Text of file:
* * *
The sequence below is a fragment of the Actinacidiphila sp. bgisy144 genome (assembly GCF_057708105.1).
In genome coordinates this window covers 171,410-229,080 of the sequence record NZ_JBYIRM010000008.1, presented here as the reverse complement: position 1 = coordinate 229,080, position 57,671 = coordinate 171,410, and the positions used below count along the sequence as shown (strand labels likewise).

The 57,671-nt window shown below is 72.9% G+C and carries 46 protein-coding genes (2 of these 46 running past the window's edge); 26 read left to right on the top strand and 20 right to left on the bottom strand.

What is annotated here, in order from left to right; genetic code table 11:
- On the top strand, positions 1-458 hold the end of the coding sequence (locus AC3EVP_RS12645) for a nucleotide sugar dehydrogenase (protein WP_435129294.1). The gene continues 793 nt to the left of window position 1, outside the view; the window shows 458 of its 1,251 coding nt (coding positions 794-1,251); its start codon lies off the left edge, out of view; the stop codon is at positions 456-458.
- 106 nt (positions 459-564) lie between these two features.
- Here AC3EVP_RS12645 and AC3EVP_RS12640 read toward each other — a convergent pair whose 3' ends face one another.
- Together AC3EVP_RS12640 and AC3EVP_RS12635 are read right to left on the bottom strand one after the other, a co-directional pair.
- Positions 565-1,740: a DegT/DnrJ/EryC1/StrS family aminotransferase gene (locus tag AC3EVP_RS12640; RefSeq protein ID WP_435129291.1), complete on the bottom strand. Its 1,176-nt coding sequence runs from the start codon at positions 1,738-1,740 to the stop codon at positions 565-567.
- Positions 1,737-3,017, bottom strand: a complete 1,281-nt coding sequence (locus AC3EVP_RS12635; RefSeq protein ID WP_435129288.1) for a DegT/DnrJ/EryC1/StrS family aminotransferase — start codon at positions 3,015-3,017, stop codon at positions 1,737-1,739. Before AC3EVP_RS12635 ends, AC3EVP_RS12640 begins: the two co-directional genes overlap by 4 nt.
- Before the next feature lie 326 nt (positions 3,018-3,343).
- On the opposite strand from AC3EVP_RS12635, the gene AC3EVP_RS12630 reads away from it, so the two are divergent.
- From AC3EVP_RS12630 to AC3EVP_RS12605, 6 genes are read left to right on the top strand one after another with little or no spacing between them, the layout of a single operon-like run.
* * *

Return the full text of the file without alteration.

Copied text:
The sequence below is a fragment of the Actinacidiphila sp. bgisy144 genome (assembly GCF_057708105.1).
In genome coordinates this window covers 171,410-229,080 of the sequence record NZ_JBYIRM010000008.1, presented here as the reverse complement: position 1 = coordinate 229,080, position 57,671 = coordinate 171,410, and the positions used below count along the sequence as shown (strand labels likewise).

The 57,671-nt window shown below is 72.9% G+C and carries 46 protein-coding genes (2 of these 46 running past the window's edge); 26 read left to right on the top strand and 20 right to left on the bottom strand.

What is annotated here, in order from left to right; genetic code table 11:
- On the top strand, positions 1-458 hold the end of the coding sequence (locus AC3EVP_RS12645) for a nucleotide sugar dehydrogenase (protein WP_435129294.1). The gene continues 793 nt to the left of window position 1, outside the view; the window shows 458 of its 1,251 coding nt (coding positions 794-1,251); its start codon lies off the left edge, out of view; the stop codon is at positions 456-458.
- 106 nt (positions 459-564) lie between these two features.
- Here AC3EVP_RS12645 and AC3EVP_RS12640 read toward each other — a convergent pair whose 3' ends face one another.
- Together AC3EVP_RS12640 and AC3EVP_RS12635 are read right to left on the bottom strand one after the other, a co-directional pair.
- Positions 565-1,740: a DegT/DnrJ/EryC1/StrS family aminotransferase gene (locus tag AC3EVP_RS12640; RefSeq protein ID WP_435129291.1), complete on the bottom strand. Its 1,176-nt coding sequence runs from the start codon at positions 1,738-1,740 to the stop codon at positions 565-567.
- Positions 1,737-3,017, bottom strand: a complete 1,281-nt coding sequence (locus AC3EVP_RS12635; RefSeq protein ID WP_435129288.1) for a DegT/DnrJ/EryC1/StrS family aminotransferase — start codon at positions 3,015-3,017, stop codon at positions 1,737-1,739. Before AC3EVP_RS12635 ends, AC3EVP_RS12640 begins: the two co-directional genes overlap by 4 nt.
- Before the next feature lie 326 nt (positions 3,018-3,343).
- On the opposite strand from AC3EVP_RS12635, the gene AC3EVP_RS12630 reads away from it, so the two are divergent.
- From AC3EVP_RS12630 to AC3EVP_RS12605, 6 genes are read left to right on the top strand one after another with little or no spacing between them, the layout of a single operon-like run.